eval() executes a string of characters as code. You use
eval() precisely because the string contents are not known in advance, or even generated server-side; basically, you need
In that sense, code generators (and thus
eval()) incur the same conceptual issues as raw SQL and its consequence, SQL injection attacks. Assembling at runtime an SQL request from externally provided parameters can be done securely, but this requires minding an awful lot of details, so the usual advice is not to do that. This relates to the usual conundrum of security, i.e. that it is not testable: you can test whether some piece of code works properly on correct data, but not that it never works improperly on incorrect data. Similarly, using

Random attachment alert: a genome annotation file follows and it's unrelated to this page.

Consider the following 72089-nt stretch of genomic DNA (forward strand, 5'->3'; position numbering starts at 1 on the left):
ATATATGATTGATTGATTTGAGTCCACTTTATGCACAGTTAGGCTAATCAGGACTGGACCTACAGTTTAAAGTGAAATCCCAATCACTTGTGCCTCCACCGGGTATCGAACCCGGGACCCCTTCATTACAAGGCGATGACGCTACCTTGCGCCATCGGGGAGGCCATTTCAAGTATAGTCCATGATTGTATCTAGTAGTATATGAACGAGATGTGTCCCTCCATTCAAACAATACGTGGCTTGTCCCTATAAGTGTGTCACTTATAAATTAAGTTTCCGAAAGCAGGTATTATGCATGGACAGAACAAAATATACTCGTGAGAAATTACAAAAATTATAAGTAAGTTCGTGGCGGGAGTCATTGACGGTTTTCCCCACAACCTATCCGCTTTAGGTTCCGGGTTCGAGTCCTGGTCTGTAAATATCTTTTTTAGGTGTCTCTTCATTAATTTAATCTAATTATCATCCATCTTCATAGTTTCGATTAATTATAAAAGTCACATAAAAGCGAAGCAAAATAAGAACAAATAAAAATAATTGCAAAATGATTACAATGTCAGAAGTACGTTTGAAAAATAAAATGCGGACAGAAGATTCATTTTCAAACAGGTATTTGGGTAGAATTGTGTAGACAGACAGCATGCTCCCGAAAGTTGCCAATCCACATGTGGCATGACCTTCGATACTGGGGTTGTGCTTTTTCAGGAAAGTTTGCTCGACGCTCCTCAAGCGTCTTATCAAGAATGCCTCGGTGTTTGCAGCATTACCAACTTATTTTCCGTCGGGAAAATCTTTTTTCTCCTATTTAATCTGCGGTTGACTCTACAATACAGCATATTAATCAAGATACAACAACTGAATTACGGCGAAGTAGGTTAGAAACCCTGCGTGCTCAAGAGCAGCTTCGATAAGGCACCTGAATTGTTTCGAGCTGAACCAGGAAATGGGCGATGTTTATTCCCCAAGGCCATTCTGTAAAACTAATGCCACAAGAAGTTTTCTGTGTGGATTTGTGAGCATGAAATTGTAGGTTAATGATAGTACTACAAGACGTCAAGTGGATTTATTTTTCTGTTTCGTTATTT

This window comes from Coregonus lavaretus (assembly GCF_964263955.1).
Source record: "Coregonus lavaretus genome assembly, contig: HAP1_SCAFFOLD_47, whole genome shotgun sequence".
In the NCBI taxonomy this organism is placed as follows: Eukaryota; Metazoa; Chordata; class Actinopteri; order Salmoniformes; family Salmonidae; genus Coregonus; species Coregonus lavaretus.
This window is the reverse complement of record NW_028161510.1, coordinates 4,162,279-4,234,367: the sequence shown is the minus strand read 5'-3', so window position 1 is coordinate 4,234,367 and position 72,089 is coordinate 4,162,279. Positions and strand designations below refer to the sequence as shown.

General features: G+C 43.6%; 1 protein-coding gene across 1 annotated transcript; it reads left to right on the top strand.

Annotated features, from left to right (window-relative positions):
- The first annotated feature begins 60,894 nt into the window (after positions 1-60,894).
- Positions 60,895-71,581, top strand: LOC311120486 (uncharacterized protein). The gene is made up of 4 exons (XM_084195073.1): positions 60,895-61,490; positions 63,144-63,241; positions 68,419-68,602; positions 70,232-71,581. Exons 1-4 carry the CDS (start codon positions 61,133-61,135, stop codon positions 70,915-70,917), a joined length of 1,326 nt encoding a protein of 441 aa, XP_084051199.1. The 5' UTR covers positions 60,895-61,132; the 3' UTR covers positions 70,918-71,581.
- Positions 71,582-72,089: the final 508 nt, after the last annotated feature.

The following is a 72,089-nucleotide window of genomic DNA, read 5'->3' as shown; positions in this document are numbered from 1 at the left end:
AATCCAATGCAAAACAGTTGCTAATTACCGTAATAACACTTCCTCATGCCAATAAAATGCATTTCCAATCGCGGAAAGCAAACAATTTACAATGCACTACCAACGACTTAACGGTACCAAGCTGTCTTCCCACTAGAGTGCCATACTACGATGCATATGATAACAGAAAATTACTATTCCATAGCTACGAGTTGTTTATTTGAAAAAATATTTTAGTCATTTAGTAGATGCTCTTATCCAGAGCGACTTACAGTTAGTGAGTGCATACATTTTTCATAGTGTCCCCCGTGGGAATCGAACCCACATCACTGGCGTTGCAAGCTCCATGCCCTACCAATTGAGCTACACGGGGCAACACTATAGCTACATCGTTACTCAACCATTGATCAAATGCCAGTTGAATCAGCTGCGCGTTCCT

eval() securely is possible, but it is so hard in practice that it is discouraged.
All of this is said in all generality. In your specific context,
eval() might be safe. However, it takes some effort to have a context safe for use of
eval(), that actually needs